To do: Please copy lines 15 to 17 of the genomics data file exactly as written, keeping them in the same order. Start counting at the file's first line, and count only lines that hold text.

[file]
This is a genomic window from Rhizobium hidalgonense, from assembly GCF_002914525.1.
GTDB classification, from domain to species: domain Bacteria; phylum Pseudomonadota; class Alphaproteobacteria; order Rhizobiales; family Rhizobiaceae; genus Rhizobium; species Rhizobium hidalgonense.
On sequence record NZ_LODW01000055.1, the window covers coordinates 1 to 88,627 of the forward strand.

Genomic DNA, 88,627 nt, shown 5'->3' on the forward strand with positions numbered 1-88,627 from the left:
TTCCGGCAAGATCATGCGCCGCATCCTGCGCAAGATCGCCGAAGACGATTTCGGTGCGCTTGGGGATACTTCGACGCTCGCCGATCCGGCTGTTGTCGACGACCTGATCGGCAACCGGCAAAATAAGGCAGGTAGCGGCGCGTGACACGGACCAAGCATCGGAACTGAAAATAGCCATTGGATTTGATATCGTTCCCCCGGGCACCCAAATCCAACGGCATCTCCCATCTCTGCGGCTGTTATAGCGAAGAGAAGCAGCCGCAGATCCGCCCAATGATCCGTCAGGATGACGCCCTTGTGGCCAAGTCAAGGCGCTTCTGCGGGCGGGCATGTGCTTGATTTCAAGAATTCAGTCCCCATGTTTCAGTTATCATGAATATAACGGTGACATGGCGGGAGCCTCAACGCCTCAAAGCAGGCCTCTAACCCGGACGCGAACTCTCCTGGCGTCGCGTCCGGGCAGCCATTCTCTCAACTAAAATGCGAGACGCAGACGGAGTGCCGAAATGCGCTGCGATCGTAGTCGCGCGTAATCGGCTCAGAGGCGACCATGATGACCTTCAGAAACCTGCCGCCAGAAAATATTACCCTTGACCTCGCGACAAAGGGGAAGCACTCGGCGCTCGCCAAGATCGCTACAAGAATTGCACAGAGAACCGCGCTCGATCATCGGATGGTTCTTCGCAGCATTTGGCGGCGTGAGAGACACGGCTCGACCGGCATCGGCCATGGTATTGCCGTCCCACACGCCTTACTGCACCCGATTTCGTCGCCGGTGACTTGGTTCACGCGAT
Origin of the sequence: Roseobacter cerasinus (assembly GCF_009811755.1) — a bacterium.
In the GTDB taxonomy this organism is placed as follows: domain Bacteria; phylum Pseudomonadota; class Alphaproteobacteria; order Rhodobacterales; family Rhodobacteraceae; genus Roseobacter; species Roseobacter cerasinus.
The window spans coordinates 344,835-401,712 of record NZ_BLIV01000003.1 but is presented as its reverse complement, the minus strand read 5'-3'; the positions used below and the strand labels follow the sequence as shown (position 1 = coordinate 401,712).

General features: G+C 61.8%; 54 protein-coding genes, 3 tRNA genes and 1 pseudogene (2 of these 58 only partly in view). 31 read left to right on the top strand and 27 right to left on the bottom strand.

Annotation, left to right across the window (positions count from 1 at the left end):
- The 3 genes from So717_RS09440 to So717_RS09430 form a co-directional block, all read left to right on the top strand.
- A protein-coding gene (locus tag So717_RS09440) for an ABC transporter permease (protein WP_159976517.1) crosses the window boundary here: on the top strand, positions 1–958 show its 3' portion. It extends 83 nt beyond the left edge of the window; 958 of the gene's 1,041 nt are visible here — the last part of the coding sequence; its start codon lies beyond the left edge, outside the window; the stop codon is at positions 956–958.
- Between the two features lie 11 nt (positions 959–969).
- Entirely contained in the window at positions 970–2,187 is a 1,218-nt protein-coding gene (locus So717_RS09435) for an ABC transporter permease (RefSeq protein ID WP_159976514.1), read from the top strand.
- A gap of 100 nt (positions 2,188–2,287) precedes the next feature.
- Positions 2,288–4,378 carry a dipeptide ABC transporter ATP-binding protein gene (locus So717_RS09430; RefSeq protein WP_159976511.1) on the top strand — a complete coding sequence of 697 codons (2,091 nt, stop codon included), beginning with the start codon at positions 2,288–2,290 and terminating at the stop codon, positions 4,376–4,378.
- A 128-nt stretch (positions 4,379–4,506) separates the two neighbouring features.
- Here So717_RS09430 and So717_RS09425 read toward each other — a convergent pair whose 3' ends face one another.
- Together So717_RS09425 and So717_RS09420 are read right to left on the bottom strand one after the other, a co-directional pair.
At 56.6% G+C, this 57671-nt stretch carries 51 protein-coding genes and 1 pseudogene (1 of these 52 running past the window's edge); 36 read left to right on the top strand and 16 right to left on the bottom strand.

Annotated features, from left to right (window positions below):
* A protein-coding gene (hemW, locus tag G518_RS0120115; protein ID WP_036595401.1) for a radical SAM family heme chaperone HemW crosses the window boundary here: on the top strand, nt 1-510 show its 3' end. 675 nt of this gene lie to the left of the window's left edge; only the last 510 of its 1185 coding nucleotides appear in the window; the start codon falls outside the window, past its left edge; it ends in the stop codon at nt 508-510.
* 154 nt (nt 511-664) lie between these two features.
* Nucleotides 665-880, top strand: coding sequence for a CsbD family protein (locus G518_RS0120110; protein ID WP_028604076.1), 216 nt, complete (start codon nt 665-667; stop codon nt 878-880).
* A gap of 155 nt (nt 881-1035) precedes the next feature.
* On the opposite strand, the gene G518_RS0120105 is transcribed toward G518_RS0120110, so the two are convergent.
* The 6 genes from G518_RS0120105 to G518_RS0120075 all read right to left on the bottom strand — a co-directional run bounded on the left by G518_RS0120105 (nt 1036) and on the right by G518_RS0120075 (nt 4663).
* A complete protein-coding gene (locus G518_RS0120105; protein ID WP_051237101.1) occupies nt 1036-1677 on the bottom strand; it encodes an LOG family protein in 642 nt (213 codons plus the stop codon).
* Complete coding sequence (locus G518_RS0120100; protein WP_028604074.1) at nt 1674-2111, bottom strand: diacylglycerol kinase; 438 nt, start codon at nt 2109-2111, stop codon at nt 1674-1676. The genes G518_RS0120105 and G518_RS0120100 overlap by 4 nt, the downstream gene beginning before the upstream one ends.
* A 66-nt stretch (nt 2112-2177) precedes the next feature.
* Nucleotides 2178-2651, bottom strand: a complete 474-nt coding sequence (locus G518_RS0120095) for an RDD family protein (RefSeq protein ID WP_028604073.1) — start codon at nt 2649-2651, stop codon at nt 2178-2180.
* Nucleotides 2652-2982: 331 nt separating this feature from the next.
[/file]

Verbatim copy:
- A gap of 100 nt (positions 2,188–2,287) precedes the next feature.
- Positions 2,288–4,378 carry a dipeptide ABC transporter ATP-binding protein gene (locus So717_RS09430; RefSeq protein WP_159976511.1) on the top strand — a complete coding sequence of 697 codons (2,091 nt, stop codon included), beginning with the start codon at positions 2,288–2,290 and terminating at the stop codon, positions 4,376–4,378.
- A 128-nt stretch (positions 4,379–4,506) separates the two neighbouring features.